As if the lacklustre British summer wasn’t enough, this year London audiences also had to contend with a limited dance menu. In the absence of the Mariinsky and Bolshoi – neither of which has visited this year – it has been left to smaller touring companies to fill the gap. One of these is another Russian company, St Petersburg Ballet Theatre, whose recent “Irina Kolesnikova season” at the Coliseum offered 11 performances of Swan Lake and two of La Bayadère.
This sort of repertory is typical for touring troupes. And indeed, most of them live on a diet of “big classics”, given that this corresponds well to audience expectations (and to many people’s idea of what ballet is all about). In his review of the opening night of the company’s Swan Lake, Mr. Clement Crisp refers to St Petersburg Ballet Theatre proposing ‘to its audiences the ballets that they expect’, and of all ballets, Swan Lake is the one that most obviously falls into this category.
At the launch of her excellent new book The Ballet Lover’s Companion, Zoë Anderson made particular mention of Swan Lake as the work most readily associated with the art form (besides The Nutcracker), and of its numerous different productions: happy and tragic finales; versions with mime and without; those with a Freudian subtext; and even one about King Ludwig of Bavaria. Anderson pointed out that no two performances of Swan Lake are ever the same, and spoke about the poetry the audience is sure to encounter during Lev Ivanov’s lakeside scenes. But one remark that stayed with me was that because it is so often performed, Swan Lake is bound to be many people’s first experience of live ballet.
This was still in my mind when I took a couple of ballet newbies to see St Petersburg Ballet Theatre’s production. I’m usually wary of suggesting Swan Lake as a first ballet. After all, one of the motivations behind The Ballet Bag has always been to show that ballet can be fresh, diverse and relevant, and that it goes beyond the idea of a ballerina in a tutu. I also believe that it takes a good corps de ballet and a ballerina at the height of her powers to convey why the work is a masterpiece. But, as I mentioned above, the season has not given us much variety.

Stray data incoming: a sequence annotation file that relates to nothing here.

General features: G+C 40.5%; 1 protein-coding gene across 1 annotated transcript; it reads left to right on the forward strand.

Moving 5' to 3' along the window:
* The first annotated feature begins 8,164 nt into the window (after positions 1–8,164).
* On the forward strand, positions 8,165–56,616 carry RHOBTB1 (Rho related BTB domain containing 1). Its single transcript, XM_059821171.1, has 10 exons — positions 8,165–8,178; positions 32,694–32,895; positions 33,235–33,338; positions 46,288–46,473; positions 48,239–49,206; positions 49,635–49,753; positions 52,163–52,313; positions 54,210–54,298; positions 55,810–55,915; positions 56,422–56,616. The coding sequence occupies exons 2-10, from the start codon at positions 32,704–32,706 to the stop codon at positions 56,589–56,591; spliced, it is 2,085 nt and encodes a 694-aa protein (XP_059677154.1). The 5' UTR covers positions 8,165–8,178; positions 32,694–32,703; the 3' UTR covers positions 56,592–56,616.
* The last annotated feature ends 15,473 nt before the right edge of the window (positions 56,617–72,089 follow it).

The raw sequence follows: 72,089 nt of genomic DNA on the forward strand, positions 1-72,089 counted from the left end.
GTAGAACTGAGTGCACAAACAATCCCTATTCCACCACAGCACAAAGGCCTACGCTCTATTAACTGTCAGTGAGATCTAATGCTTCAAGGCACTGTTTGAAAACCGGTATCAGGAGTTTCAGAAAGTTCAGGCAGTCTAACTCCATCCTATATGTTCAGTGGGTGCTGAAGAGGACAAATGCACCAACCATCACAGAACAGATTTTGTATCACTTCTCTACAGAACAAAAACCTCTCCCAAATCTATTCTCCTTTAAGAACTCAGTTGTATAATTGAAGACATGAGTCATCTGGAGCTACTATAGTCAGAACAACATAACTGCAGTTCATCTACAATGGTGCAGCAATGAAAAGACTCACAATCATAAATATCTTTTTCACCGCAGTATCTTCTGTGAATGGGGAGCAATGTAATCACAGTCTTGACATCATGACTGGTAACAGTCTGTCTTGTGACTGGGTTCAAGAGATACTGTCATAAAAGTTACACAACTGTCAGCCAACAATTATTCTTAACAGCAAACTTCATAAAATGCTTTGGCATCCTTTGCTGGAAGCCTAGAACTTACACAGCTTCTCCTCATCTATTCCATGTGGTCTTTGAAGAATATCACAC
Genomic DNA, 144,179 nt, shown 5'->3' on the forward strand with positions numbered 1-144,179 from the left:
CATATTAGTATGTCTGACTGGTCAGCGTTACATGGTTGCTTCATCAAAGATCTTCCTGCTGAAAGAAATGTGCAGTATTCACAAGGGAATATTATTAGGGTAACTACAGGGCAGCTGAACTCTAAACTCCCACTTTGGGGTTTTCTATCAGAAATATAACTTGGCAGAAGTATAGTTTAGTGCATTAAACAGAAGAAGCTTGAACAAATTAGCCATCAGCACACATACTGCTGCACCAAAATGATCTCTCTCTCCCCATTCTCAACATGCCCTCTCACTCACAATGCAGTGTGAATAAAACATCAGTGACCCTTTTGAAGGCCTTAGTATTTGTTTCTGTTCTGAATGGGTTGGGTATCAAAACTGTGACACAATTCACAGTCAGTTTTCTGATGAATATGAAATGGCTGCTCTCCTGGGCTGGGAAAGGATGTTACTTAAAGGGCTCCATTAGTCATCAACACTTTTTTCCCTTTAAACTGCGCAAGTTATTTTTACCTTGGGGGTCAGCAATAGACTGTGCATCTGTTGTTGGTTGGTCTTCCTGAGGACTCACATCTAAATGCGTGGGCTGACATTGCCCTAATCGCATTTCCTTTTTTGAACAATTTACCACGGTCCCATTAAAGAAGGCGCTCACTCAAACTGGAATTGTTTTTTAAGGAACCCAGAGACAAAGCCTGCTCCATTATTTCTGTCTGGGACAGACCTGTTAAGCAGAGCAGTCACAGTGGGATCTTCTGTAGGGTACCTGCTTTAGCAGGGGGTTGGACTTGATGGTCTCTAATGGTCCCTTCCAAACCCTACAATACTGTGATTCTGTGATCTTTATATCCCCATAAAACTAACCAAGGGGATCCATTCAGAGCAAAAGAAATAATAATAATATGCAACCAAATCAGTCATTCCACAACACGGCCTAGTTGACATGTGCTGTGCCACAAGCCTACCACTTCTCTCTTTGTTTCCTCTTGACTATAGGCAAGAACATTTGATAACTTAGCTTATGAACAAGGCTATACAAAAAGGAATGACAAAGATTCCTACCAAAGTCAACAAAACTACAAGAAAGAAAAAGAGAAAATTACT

As the title of the tour suggests, SPBT is clearly built around its prima Kolesnikova, so I was keen to see if she could justify this billing. Overall, she delivered a strong performance, with technical assurance and some beautiful moments as Odette during the lakeside scenes, though I expected her characterisation to be more nuanced (I thought she leaned towards overly melodramatic at times). But the biggest issue for me was the lack of chemistry with Denis Rodkin (guesting from the Bolshoi), who only seemed to come alive as Siegfried during Act III, where his beautiful jetés en manège stood out.
Company-wise, things were patchy at times: the corps went through the motions, with determination but often lack of confidence in execution. In fact, other than Irina herself, the clear highlight was the court’s jester (Sergei Fedorov, who acquitted himself nicely), and when that happens in Swan Lake, one starts to question the performance as a whole. But what of the newbies? They both admired Kolesnikova and thought she was on a different level from the rest of the company: “they were a bit uneven” one of my friends noted. They were quite intrigued by the traditional Russian happy ending (as shown here), and were interested when I mentioned the alternate tragic ending from other productions: “Oh, we want to see that!” So the question remains, for them and other ballet newbies out there: will this performance be a stepping stone to more ballet? Or just to yet another production of Swan Lake?